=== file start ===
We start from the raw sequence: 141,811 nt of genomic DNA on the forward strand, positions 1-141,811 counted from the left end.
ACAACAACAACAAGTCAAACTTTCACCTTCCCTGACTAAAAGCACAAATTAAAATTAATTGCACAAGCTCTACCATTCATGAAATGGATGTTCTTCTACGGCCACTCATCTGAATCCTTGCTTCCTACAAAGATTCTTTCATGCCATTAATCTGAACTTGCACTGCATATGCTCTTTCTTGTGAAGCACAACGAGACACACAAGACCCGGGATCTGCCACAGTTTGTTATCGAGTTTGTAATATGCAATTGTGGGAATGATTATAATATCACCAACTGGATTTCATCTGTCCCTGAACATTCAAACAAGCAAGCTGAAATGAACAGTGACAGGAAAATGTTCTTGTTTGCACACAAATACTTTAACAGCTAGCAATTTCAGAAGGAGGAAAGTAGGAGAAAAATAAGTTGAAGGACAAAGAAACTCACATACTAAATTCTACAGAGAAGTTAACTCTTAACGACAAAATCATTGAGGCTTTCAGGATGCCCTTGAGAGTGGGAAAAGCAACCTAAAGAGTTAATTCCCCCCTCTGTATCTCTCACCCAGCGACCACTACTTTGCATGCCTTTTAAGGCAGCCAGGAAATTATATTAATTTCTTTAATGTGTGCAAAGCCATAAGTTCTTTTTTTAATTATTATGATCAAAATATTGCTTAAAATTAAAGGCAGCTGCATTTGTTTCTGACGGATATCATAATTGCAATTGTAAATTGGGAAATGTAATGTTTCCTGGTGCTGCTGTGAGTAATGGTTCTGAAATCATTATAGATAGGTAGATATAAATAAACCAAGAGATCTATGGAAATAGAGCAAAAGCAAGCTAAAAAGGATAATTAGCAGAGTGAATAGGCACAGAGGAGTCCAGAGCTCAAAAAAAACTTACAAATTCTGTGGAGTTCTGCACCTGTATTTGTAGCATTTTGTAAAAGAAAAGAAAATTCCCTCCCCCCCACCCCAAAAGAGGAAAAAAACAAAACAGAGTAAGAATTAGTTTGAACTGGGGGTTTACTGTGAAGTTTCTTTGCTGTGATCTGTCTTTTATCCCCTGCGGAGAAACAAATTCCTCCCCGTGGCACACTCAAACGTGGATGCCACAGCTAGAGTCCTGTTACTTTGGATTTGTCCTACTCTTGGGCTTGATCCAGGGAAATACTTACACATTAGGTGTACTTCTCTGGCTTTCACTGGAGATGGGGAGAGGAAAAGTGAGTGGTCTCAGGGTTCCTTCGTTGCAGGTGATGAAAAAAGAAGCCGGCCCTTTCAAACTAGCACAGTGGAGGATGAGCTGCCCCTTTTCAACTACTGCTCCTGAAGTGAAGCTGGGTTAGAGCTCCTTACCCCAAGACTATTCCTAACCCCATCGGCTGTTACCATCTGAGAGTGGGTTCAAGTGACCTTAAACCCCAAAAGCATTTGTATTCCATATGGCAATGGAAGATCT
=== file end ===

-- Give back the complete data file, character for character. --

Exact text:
We start from the raw sequence: 141,811 nt of genomic DNA on the forward strand, positions 1-141,811 counted from the left end.
ACAACAACAACAAGTCAAACTTTCACCTTCCCTGACTAAAAGCACAAATTAAAATTAATTGCACAAGCTCTACCATTCATGAAATGGATGTTCTTCTACGGCCACTCATCTGAATCCTTGCTTCCTACAAAGATTCTTTCATGCCATTAATCTGAACTTGCACTGCATATGCTCTTTCTTGTGAAGCACAACGAGACACACAAGACCCGGGATCTGCCACAGTTTGTTATCGAGTTTGTAATATGCAATTGTGGGAATGATTATAATATCACCAACTGGATTTCATCTGTCCCTGAACATTCAAACAAGCAAGCTGAAATGAACAGTGACAGGAAAATGTTCTTGTTTGCACACAAATACTTTAACAGCTAGCAATTTCAGAAGGAGGAAAGTAGGAGAAAAATAAGTTGAAGGACAAAGAAACTCACATACTAAATTCTACAGAGAAGTTAACTCTTAACGACAAAATCATTGAGGCTTTCAGGATGCCCTTGAGAGTGGGAAAAGCAACCTAAAGAGTTAATTCCCCCCTCTGTATCTCTCACCCAGCGACCACTACTTTGCATGCCTTTTAAGGCAGCCAGGAAATTATATTAATTTCTTTAATGTGTGCAAAGCCATAAGTTCTTTTTTTAATTATTATGATCAAAATATTGCTTAAAATTAAAGGCAGCTGCATTTGTTTCTGACGGATATCATAATTGCAATTGTAAATTGGGAAATGTAATGTTTCCTGGTGCTGCTGTGAGTAATGGTTCTGAAATCATTATAGATAGGTAGATATAAATAAACCAAGAGATCTATGGAAATAGAGCAAAAGCAAGCTAAAAAGGATAATTAGCAGAGTGAATAGGCACAGAGGAGTCCAGAGCTCAAAAAAAACTTACAAATTCTGTGGAGTTCTGCACCTGTATTTGTAGCATTTTGTAAAAGAAAAGAAAATTCCCTCCCCCCCACCCCAAAAGAGGAAAAAAACAAAACAGAGTAAGAATTAGTTTGAACTGGGGGTTTACTGTGAAGTTTCTTTGCTGTGATCTGTCTTTTATCCCCTGCGGAGAAACAAATTCCTCCCCGTGGCACACTCAAACGTGGATGCCACAGCTAGAGTCCTGTTACTTTGGATTTGTCCTACTCTTGGGCTTGATCCAGGGAAATACTTACACATTAGGTGTACTTCTCTGGCTTTCACTGGAGATGGGGAGAGGAAAAGTGAGTGGTCTCAGGGTTCCTTCGTTGCAGGTGATGAAAAAAGAAGCCGGCCCTTTCAAACTAGCACAGTGGAGGATGAGCTGCCCCTTTTCAACTACTGCTCCTGAAGTGAAGCTGGGTTAGAGCTCCTTACCCCAAGACTATTCCTAACCCCATCGGCTGTTACCATCTGAGAGTGGGTTCAAGTGACCTTAAACCCCAAAAGCATTTGTATTCCATATGGCAATGGAAGATCT